DENVER - Two young men embraced their fathers, tears flooding their eyes.
For one it was tears of joy while his father smiled and hugged him tight.
The other, Cole Baughman, wept tears of agony while his father and coach Shane Baughman did the only thing he could do. He pulled his son in close, told him that he was proud of him and said that he loved him.
As both fathers, who are also the coaches, escorted their sons from the mat, disappearing into the darkened hallway in the bowels of the Pepsi Center, the emotions were a vivid reminder of the pain and joy that personifies the state wrestling tournament.
Seth Harrington of Sedgwick County/Fleming felt the jubilation after scoring an epic 1-0 victory in the 132-pound Class 2A championship match.
Long after the final match of his career was over, Cole Baughman was slumped in a back hallway battling the demons that come with losing the championship match. It's the second-consecutive year that he's lost the title match. Those are powerful demons.
"I didn't finish the season the way I wanted to," he said, taking time to graciously sum up his feelings after the toughest loss of his life.
The match was a methodical slow-paced battle with Baughman pushing the action throughout. As the aggressor, the Dove Creek senior took several shots, knifing in at his opponent's legs in the first period but Harrington defended every one.
The second period was frustrating for Dove Creek fans to watch. With Cole starting on the bottom, Harrington wrestled conservatively, trying to keep Baughman anchored to the mat. Time and time again, he tried to break free, tried to score a reverse. Twisting, turning, rolling, Baughman was digging deep into his bag of wrestling experience, but Harrington weathered the second-period storm to keep the score tied at 0-0.
In last year's title match, Baughman was tied at 2-2 against Rocky Ford's Adam Baca. In the final two minutes, Baca scored five points to win the match. This year, Baca earned a second-straight title by winning the 126-pound division.
Now, a year later, Baughman was again tied going into the third period. He'd worked all year with those haunting memories of coming close only to lose the title match in the third period.
With Harrington starting the third period on the bottom, the junior made his most aggressive move of the match. He wiggled lose and broke free for an escape and a 1-0 lead.
For the rest of the period, Baughman took his shots, looking for that one takedown that would earn him a state title.
"The whole third period I was going after him but he just kept backing off," Baughman said. "I knew that he was winning by one and if I didn't take him down that he was going to win."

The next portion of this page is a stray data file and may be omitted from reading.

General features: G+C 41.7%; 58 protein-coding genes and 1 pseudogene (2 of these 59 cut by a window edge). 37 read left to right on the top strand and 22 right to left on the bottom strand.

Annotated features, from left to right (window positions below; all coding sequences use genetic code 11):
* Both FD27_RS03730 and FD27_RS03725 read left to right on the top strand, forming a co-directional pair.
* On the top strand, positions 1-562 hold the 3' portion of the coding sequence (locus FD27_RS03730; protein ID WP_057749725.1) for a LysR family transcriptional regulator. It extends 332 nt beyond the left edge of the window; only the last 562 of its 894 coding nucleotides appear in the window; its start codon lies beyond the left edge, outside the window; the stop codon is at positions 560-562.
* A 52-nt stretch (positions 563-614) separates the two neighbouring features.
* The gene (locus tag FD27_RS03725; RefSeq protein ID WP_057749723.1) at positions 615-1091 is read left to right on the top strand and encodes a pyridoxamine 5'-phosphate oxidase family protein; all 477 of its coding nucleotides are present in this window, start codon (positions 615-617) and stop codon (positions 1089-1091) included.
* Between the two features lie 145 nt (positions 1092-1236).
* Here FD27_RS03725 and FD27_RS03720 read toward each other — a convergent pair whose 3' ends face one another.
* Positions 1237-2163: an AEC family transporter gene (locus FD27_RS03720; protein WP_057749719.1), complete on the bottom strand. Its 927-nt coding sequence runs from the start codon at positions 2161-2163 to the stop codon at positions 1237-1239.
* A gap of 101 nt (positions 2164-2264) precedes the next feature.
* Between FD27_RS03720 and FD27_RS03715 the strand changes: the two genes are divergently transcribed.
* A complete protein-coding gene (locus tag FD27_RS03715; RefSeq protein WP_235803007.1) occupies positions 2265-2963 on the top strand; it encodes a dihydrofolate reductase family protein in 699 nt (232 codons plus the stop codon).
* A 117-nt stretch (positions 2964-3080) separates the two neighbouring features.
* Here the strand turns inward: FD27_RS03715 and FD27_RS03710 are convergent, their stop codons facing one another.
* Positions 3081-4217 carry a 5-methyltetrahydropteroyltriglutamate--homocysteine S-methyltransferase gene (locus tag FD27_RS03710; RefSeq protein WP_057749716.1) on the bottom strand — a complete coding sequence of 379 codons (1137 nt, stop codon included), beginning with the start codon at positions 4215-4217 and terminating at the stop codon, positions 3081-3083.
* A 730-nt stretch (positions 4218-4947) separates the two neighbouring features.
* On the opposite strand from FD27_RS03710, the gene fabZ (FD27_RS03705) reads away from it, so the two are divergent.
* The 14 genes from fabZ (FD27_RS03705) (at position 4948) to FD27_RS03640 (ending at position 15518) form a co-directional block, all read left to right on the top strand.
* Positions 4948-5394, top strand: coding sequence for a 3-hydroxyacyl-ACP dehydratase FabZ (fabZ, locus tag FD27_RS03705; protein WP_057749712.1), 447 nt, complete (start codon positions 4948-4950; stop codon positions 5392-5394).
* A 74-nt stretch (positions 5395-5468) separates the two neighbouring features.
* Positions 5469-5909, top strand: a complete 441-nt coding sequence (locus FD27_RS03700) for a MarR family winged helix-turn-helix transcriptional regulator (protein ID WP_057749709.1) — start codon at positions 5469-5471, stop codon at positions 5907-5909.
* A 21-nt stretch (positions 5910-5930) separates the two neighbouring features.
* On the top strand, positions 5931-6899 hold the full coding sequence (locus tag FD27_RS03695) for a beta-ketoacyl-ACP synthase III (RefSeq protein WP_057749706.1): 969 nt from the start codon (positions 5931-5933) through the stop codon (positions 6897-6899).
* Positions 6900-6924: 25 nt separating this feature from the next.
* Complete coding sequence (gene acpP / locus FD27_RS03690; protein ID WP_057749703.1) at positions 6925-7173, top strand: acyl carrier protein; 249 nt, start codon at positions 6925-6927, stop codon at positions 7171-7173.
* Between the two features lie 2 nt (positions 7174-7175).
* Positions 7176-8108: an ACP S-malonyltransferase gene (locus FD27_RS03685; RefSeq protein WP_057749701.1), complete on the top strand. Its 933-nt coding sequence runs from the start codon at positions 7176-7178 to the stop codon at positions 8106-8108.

As the clock dipped under 10 seconds, Baughman powered into Harrington's legs one last time but, like he did the entire match, Harrington was up to the challenge, and the gold medal dreams of Cole Baughman vanished like a snowflake landing in a pond.
Harrington had lost to Baughman in last year's semifinals. This season, he made the most of rematch. Harrington finished the season at 32-1, while Cole ended his senior year at 43-3.
Baughman gives credit to Harrington, but said he was disappointed that he couldn't finish one of his many takedown attempts.
Nearly an hour after hugging his son following the painful loss, Shane Baughman somberly talked about the match and his son's effort.
"Life goes on. He gave it all he had and he's done that since he was 4 years old," he said. "He tried his hardest and that's all I've ever asked of him. He just came up a little bit short today. He took ever shot."
The pain and finality of losing a championship wrestling match makes the sport supremely tormenting, the veteran coach said.
"It's very elusive and they don't give out a lot of them (gold medals)," he said.
"You just want the best for your kids," he said with a painful smile.
That's what Harrington's father and coach wanted too.
"That kid is coached by his dad and he's probably coached him since he was little too. So they wanted it just as bad," Shane Baughman said.
Harrington was so overcome that he had difficulty finding the word to express the thrill of winning a state title.
"I'm just overwhelmed, thankful," he said, his eyes dripping tears. "I just held on and hoped for the best and it all worked out."
Tears were shed by both competitors. One took home gold, the other silver.
The Class 2A 132-pound championship match worked out for one and not for the other.
"I had a pretty successful career," Cole said, "I just wish it would have turned out better than it did."
He came for gold but Cole Baughman returned home with another silver.
His dreams of gold didn't quite work out.